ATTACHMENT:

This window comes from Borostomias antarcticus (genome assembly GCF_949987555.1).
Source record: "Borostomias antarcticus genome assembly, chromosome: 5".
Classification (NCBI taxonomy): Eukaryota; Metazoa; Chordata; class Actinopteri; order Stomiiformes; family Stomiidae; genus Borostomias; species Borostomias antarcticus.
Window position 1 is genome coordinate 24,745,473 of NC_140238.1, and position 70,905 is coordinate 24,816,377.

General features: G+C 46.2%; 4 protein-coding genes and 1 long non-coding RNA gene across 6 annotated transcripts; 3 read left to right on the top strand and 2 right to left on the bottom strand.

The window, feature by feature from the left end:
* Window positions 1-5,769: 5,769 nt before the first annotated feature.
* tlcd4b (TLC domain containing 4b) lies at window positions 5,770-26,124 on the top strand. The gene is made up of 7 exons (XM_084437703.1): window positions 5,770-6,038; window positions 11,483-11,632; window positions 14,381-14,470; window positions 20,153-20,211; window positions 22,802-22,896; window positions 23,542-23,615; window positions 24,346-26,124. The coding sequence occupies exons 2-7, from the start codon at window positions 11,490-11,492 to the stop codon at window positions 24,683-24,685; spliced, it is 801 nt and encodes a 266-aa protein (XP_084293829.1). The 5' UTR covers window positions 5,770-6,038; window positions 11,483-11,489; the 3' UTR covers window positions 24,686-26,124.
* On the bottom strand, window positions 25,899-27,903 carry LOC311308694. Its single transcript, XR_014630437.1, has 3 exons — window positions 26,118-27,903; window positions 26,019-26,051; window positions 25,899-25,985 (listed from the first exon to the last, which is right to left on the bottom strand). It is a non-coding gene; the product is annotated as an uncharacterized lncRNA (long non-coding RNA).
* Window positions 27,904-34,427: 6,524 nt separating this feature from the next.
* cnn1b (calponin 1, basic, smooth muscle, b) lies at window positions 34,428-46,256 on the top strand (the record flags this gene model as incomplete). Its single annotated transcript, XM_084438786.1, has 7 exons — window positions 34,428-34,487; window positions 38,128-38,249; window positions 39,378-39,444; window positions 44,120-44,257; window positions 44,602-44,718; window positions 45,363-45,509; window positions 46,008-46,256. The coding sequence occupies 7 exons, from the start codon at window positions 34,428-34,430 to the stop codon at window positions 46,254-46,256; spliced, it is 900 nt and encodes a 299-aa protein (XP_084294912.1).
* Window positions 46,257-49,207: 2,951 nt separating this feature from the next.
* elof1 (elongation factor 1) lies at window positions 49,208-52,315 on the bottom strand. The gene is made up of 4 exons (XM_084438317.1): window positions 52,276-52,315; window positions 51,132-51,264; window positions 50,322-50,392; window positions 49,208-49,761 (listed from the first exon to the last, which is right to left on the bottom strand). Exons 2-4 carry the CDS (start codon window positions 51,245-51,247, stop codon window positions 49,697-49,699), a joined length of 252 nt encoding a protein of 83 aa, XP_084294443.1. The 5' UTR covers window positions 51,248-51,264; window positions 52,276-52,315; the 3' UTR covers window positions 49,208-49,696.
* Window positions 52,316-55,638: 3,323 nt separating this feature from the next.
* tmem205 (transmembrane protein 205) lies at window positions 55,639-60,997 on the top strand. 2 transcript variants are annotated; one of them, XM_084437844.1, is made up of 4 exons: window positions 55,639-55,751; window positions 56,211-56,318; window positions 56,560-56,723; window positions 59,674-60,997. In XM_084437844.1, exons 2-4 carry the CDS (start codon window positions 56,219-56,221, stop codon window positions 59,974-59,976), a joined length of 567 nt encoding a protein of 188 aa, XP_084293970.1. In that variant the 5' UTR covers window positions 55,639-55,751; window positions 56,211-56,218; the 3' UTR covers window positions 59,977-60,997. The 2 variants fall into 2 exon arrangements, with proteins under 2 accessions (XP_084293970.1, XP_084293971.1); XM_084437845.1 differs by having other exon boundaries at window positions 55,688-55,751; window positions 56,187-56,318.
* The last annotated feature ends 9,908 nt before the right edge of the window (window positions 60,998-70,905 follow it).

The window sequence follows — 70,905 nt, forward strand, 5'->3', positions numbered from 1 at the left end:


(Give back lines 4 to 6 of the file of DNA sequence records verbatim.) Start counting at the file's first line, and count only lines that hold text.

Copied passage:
Window position 1 is genome coordinate 24,745,473 of NC_140238.1, and position 70,905 is coordinate 24,816,377.

General features: G+C 46.2%; 4 protein-coding genes and 1 long non-coding RNA gene across 6 annotated transcripts; 3 read left to right on the top strand and 2 right to left on the bottom strand.

The window, feature by feature from the left end: